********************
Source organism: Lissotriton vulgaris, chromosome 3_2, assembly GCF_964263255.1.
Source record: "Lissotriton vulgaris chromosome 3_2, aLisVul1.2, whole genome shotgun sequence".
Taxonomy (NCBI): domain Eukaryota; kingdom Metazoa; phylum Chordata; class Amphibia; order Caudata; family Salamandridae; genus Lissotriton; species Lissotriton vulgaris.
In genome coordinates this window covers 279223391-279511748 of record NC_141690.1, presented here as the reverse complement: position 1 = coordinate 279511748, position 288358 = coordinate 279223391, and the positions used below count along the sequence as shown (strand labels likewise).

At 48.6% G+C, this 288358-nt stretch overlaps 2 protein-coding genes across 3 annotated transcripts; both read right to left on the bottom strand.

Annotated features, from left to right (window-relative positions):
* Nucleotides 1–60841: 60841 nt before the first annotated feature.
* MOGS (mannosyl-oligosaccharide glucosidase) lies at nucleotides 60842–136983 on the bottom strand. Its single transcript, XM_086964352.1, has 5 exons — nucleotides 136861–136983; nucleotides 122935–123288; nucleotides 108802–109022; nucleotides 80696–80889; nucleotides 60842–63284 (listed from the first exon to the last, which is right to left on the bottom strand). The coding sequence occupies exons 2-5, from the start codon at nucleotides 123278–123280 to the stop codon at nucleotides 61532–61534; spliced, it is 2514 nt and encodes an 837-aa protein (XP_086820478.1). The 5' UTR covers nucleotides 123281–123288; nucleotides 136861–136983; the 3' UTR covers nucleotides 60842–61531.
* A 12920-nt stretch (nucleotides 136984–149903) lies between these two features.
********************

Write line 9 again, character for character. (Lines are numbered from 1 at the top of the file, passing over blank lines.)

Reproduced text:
* A 12920-nt stretch (nucleotides 136984–149903) lies between these two features.